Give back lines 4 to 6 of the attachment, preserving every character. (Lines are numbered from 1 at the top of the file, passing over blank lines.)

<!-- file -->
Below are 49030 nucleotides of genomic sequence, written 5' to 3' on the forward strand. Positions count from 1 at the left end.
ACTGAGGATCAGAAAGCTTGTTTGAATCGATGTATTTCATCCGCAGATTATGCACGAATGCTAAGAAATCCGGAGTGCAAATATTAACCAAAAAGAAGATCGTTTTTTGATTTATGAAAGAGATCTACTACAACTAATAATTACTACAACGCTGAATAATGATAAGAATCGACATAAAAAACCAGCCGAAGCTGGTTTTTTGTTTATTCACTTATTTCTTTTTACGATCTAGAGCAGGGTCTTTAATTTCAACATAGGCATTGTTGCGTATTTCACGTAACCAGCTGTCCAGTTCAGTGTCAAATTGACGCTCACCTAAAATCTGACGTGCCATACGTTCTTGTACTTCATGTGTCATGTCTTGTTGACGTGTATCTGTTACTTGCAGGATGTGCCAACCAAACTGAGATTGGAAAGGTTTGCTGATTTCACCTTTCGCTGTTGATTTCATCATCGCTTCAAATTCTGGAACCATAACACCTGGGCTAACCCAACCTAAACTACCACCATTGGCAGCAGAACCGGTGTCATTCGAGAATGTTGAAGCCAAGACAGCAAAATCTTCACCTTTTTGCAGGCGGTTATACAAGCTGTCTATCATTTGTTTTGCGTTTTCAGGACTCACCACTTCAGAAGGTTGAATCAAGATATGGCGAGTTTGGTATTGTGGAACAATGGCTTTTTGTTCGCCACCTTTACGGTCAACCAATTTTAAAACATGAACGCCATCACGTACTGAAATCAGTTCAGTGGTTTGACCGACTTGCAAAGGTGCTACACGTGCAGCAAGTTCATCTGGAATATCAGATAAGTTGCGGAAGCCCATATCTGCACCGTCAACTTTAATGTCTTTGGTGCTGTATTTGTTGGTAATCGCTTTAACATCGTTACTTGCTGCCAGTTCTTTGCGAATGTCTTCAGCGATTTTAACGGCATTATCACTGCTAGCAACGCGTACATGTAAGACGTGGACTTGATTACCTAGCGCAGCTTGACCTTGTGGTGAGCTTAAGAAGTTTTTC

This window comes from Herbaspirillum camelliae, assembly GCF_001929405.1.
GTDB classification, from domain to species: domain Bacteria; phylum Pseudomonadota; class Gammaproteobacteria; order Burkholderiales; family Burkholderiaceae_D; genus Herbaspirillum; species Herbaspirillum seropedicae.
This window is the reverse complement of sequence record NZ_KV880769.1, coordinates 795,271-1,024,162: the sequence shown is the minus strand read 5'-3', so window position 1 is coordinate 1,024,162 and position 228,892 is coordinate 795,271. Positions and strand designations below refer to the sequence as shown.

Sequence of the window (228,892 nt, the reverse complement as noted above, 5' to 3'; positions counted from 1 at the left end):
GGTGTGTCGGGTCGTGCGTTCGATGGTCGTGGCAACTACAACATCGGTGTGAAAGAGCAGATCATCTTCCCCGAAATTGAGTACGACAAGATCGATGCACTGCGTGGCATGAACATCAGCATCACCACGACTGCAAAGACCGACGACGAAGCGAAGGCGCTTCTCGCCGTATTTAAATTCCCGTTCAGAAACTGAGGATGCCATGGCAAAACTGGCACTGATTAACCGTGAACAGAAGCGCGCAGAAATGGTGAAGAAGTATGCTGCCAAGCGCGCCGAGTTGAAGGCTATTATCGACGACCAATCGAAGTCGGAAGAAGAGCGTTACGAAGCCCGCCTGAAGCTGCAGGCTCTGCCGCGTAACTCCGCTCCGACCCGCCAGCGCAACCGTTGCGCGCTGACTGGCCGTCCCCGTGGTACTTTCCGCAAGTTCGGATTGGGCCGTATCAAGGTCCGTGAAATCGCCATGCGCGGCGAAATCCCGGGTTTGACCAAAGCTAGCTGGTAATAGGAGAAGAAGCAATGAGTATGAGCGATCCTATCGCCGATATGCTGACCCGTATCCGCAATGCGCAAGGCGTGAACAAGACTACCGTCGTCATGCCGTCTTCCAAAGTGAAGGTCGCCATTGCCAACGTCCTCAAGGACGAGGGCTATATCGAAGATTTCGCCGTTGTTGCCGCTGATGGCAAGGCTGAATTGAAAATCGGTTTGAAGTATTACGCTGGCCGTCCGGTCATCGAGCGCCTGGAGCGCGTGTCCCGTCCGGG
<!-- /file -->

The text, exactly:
GTDB classification, from domain to species: domain Bacteria; phylum Pseudomonadota; class Gammaproteobacteria; order Burkholderiales; family Burkholderiaceae_D; genus Herbaspirillum; species Herbaspirillum seropedicae.
This window is the reverse complement of sequence record NZ_KV880769.1, coordinates 795,271-1,024,162: the sequence shown is the minus strand read 5'-3', so window position 1 is coordinate 1,024,162 and position 228,892 is coordinate 795,271. Positions and strand designations below refer to the sequence as shown.

Sequence of the window (228,892 nt, the reverse complement as noted above, 5' to 3'; positions counted from 1 at the left end):